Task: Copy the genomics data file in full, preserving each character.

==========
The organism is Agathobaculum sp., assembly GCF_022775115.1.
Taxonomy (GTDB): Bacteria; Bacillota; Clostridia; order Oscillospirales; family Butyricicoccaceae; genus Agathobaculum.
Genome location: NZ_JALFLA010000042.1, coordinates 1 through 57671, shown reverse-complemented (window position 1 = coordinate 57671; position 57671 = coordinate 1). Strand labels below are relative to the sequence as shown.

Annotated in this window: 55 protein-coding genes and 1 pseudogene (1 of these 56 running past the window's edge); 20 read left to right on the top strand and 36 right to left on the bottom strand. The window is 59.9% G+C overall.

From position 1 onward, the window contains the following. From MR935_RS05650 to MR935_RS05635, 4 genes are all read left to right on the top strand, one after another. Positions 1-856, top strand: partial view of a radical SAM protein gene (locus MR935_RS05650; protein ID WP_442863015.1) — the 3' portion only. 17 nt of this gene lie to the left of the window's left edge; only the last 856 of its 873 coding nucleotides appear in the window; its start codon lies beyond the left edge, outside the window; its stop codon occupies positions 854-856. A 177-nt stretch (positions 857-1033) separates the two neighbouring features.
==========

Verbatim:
The organism is Agathobaculum sp., assembly GCF_022775115.1.
Taxonomy (GTDB): Bacteria; Bacillota; Clostridia; order Oscillospirales; family Butyricicoccaceae; genus Agathobaculum.
Genome location: NZ_JALFLA010000042.1, coordinates 1 through 57671, shown reverse-complemented (window position 1 = coordinate 57671; position 57671 = coordinate 1). Strand labels below are relative to the sequence as shown.

Annotated in this window: 55 protein-coding genes and 1 pseudogene (1 of these 56 running past the window's edge); 20 read left to right on the top strand and 36 right to left on the bottom strand. The window is 59.9% G+C overall.

From position 1 onward, the window contains the following. From MR935_RS05650 to MR935_RS05635, 4 genes are all read left to right on the top strand, one after another. Positions 1-856, top strand: partial view of a radical SAM protein gene (locus MR935_RS05650; protein ID WP_442863015.1) — the 3' portion only. 17 nt of this gene lie to the left of the window's left edge; only the last 856 of its 873 coding nucleotides appear in the window; its start codon lies beyond the left edge, outside the window; its stop codon occupies positions 854-856. A 177-nt stretch (positions 857-1033) separates the two neighbouring features.